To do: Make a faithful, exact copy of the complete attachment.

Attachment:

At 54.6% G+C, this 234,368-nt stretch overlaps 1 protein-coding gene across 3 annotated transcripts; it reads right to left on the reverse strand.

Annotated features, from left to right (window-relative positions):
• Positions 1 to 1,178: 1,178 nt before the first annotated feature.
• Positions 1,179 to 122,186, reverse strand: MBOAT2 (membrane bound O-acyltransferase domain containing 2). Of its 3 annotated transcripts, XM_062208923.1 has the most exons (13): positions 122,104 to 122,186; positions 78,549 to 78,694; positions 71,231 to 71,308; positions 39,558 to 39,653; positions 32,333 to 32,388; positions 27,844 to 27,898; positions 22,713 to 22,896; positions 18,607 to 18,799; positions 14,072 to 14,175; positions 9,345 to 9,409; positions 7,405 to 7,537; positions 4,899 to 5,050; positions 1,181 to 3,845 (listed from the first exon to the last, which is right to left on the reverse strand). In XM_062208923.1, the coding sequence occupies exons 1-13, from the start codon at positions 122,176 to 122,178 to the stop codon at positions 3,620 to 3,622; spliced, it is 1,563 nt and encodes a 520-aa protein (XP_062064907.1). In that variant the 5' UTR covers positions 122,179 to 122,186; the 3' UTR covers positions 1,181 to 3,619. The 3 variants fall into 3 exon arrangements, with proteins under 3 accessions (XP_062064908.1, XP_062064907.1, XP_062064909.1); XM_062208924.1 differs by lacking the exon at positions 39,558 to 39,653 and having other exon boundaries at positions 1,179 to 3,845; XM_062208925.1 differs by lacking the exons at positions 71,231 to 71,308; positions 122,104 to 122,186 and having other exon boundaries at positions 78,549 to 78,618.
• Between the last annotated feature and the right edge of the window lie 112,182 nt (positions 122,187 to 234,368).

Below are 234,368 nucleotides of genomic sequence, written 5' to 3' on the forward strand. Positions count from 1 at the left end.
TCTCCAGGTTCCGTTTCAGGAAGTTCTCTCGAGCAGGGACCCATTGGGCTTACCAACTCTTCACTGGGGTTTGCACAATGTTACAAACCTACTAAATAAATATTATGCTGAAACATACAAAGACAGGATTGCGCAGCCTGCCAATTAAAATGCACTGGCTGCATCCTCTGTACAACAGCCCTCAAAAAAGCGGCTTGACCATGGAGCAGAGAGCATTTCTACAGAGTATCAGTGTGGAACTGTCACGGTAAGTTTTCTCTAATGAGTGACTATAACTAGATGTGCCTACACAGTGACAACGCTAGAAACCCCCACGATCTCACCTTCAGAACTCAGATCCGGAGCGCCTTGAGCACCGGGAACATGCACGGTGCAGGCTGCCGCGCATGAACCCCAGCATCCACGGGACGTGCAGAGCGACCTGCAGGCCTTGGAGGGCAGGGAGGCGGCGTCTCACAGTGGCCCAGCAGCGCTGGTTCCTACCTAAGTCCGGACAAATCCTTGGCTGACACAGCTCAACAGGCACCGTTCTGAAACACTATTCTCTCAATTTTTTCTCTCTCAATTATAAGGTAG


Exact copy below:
At 54.6% G+C, this 234,368-nt stretch overlaps 1 protein-coding gene across 3 annotated transcripts; it reads right to left on the reverse strand.

Annotated features, from left to right (window-relative positions):
• Positions 1 to 1,178: 1,178 nt before the first annotated feature.
• Positions 1,179 to 122,186, reverse strand: MBOAT2 (membrane bound O-acyltransferase domain containing 2). Of its 3 annotated transcripts, XM_062208923.1 has the most exons (13): positions 122,104 to 122,186; positions 78,549 to 78,694; positions 71,231 to 71,308; positions 39,558 to 39,653; positions 32,333 to 32,388; positions 27,844 to 27,898; positions 22,713 to 22,896; positions 18,607 to 18,799; positions 14,072 to 14,175; positions 9,345 to 9,409; positions 7,405 to 7,537; positions 4,899 to 5,050; positions 1,181 to 3,845 (listed from the first exon to the last, which is right to left on the reverse strand). In XM_062208923.1, the coding sequence occupies exons 1-13, from the start codon at positions 122,176 to 122,178 to the stop codon at positions 3,620 to 3,622; spliced, it is 1,563 nt and encodes a 520-aa protein (XP_062064907.1). In that variant the 5' UTR covers positions 122,179 to 122,186; the 3' UTR covers positions 1,181 to 3,619. The 3 variants fall into 3 exon arrangements, with proteins under 3 accessions (XP_062064908.1, XP_062064907.1, XP_062064909.1); XM_062208924.1 differs by lacking the exon at positions 39,558 to 39,653 and having other exon boundaries at positions 1,179 to 3,845; XM_062208925.1 differs by lacking the exons at positions 71,231 to 71,308; positions 122,104 to 122,186 and having other exon boundaries at positions 78,549 to 78,618.
• Between the last annotated feature and the right edge of the window lie 112,182 nt (positions 122,187 to 234,368).

Below are 234,368 nucleotides of genomic sequence, written 5' to 3' on the forward strand. Positions count from 1 at the left end.
TCTCCAGGTTCCGTTTCAGGAAGTTCTCTCGAGCAGGGACCCATTGGGCTTACCAACTCTTCACTGGGGTTTGCACAATGTTACAAACCTACTAAATAAATATTATGCTGAAACATACAAAGACAGGATTGCGCAGCCTGCCAATTAAAATGCACTGGCTGCATCCTCTGTACAACAGCCCTCAAAAAAGCGGCTTGACCATGGAGCAGAGAGCATTTCTACAGAGTATCAGTGTGGAACTGTCACGGTAAGTTTTCTCTAATGAGTGACTATAACTAGATGTGCCTACACAGTGACAACGCTAGAAACCCCCACGATCTCACCTTCAGAACTCAGATCCGGAGCGCCTTGAGCACCGGGAACATGCACGGTGCAGGCTGCCGCGCATGAACCCCAGCATCCACGGGACGTGCAGAGCGACCTGCAGGCCTTGGAGGGCAGGGAGGCGGCGTCTCACAGTGGCCCAGCAGCGCTGGTTCCTACCTAAGTCCGGACAAATCCTTGGCTGACACAGCTCAACAGGCACCGTTCTGAAACACTATTCTCTCAATTTTTTCTCTCTCAATTATAAGGTAG